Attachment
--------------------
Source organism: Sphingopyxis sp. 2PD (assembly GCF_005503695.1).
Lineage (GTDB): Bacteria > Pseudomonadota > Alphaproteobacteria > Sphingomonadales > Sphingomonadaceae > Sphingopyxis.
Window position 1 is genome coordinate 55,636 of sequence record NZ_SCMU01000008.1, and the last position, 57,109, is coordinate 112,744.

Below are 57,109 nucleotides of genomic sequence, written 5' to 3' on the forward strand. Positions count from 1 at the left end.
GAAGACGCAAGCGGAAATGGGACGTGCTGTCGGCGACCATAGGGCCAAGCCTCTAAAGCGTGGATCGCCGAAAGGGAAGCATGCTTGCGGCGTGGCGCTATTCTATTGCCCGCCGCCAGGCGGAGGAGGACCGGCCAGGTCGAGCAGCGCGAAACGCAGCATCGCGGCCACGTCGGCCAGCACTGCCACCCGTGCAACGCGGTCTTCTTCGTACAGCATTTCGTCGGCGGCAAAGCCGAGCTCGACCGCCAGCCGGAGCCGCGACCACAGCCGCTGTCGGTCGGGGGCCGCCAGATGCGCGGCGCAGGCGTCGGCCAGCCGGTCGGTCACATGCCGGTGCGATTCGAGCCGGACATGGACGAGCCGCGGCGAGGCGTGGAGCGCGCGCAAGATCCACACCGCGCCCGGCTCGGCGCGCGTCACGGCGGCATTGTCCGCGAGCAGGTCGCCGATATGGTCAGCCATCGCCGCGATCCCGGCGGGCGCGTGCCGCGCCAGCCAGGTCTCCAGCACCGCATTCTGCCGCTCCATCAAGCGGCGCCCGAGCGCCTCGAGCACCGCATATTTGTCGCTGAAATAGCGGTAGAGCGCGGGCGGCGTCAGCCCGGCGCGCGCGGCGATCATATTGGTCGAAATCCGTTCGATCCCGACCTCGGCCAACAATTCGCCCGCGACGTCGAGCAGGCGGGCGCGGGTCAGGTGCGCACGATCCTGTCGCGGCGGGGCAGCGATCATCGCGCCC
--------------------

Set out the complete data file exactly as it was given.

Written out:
Source organism: Sphingopyxis sp. 2PD (assembly GCF_005503695.1).
Lineage (GTDB): Bacteria > Pseudomonadota > Alphaproteobacteria > Sphingomonadales > Sphingomonadaceae > Sphingopyxis.
Window position 1 is genome coordinate 55,636 of sequence record NZ_SCMU01000008.1, and the last position, 57,109, is coordinate 112,744.

Below are 57,109 nucleotides of genomic sequence, written 5' to 3' on the forward strand. Positions count from 1 at the left end.
GAAGACGCAAGCGGAAATGGGACGTGCTGTCGGCGACCATAGGGCCAAGCCTCTAAAGCGTGGATCGCCGAAAGGGAAGCATGCTTGCGGCGTGGCGCTATTCTATTGCCCGCCGCCAGGCGGAGGAGGACCGGCCAGGTCGAGCAGCGCGAAACGCAGCATCGCGGCCACGTCGGCCAGCACTGCCACCCGTGCAACGCGGTCTTCTTCGTACAGCATTTCGTCGGCGGCAAAGCCGAGCTCGACCGCCAGCCGGAGCCGCGACCACAGCCGCTGTCGGTCGGGGGCCGCCAGATGCGCGGCGCAGGCGTCGGCCAGCCGGTCGGTCACATGCCGGTGCGATTCGAGCCGGACATGGACGAGCCGCGGCGAGGCGTGGAGCGCGCGCAAGATCCACACCGCGCCCGGCTCGGCGCGCGTCACGGCGGCATTGTCCGCGAGCAGGTCGCCGATATGGTCAGCCATCGCCGCGATCCCGGCGGGCGCGTGCCGCGCCAGCCAGGTCTCCAGCACCGCATTCTGCCGCTCCATCAAGCGGCGCCCGAGCGCCTCGAGCACCGCATATTTGTCGCTGAAATAGCGGTAGAGCGCGGGCGGCGTCAGCCCGGCGCGCGCGGCGATCATATTGGTCGAAATCCGTTCGATCCCGACCTCGGCCAACAATTCGCCCGCGACGTCGAGCAGGCGGGCGCGGGTCAGGTGCGCACGATCCTGTCGCGGCGGGGCAGCGATCATCGCGCCC